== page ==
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Whilst we all wish to have an easy, quick and simple ride to conception and health, sometimes it isn’t that easy. PCOS and Endometriosis are two common conditions impacting women.

There are two important things to think about: 

  • ONE: working out if you’re impacted (not always obvious).
  • TWO: finding the science-backed positive things you can do to manage it. (Good news alert, there are lots!)

We are all about using science to help make every person’s position easier and better when it comes to having healthy kids – no matter what cards you have been dealt.

The good news is that science is evolving. There are lots of things you can do to improve your situation.

The question is: when it comes to Endometriosis, where does the science suggest is worth spending your time and energy?

First and foremost. Do you have Endometriosis?

The stats suggest that between 5-15% of women are affected (1).

So, if you do have Endometriosis, what can you do about it? 

The exact cause is unknown. However, there are many theories looking at interrelated factors. Things like retrograde menstruation, which is when some of the endometrium flows backwards during a period (2-4). Genetic predisposition, immune dysfunction. Even some environmental toxins have been linked amongst other things. More to come…

The big question is: what can you do in a positive way to genuinely improve your position?

Six things to think about:


Every person needs a fighting fit immune system. Endometriosis sufferers should be especially conscious of this. (3)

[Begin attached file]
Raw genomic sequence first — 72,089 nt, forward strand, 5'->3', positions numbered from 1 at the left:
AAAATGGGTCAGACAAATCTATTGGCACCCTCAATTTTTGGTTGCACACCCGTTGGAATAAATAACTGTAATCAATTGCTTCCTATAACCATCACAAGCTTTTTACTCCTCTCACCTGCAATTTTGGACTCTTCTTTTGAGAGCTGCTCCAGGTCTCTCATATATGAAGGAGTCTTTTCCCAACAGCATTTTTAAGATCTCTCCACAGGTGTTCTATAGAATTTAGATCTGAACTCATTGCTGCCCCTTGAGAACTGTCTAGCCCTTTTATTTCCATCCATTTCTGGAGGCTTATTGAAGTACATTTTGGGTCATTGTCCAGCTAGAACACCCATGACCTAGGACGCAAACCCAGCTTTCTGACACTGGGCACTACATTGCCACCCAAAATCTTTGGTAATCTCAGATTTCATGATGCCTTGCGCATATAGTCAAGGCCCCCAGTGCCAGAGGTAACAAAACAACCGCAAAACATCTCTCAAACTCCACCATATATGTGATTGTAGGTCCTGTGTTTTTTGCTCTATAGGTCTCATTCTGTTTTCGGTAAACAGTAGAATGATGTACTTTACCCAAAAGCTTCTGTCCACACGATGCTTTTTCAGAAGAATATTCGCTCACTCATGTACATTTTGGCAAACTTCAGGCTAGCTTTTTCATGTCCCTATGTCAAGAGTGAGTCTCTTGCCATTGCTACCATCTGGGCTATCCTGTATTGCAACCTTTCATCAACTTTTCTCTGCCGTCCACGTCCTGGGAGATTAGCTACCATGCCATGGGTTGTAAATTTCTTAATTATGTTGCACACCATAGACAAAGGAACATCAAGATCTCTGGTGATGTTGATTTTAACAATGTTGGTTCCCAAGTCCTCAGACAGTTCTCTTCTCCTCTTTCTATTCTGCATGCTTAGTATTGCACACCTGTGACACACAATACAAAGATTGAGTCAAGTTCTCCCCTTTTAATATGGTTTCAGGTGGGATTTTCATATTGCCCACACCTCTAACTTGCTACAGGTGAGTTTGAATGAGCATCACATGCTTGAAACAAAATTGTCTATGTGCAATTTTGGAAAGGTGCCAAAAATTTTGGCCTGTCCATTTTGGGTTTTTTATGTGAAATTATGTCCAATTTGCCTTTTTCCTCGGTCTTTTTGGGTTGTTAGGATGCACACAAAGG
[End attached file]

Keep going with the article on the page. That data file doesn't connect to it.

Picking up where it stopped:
We are big believers in the power of the gut microbiome when it comes to supporting immune health. There is a huge amount on the site on this and specifically ‘how to’ achieve a healthy gut. However, when it comes to endometriosis – there is another microbiome that needs attention. The Reproductive Microbiome. Keeping this healthy can prevent the wrong type of bacteria creeping in:

Endometriosis and the reproductive microbiome:

The reproductive microbiome is the collection of bacteria in the reproductive area – endometrial, vaginal etc.

Research has started to show that when we get imbalances in bacteria in the reproductive tract, we can get potential problems, including links to Endometriosis.

The problem appears to be when we do not have enough of the protective bacteria Lactobacillus. Studies show that for reproductive age women this should be by far and away the dominant species.


In a nutshell: Lactobacillus this lowers the pH. You may remember from your days in the school science lab (!) that a lower pH means more acidity. More acidic conditions mean less unwanted bacteria.

We are generally sceptical of the effectiveness of store bought probiotics. However, in this case, a targeted does of Lactobacillus could be helpful and worth exploring with your doctor.


Endometriosis is linked with inflammation.

What is inflammation?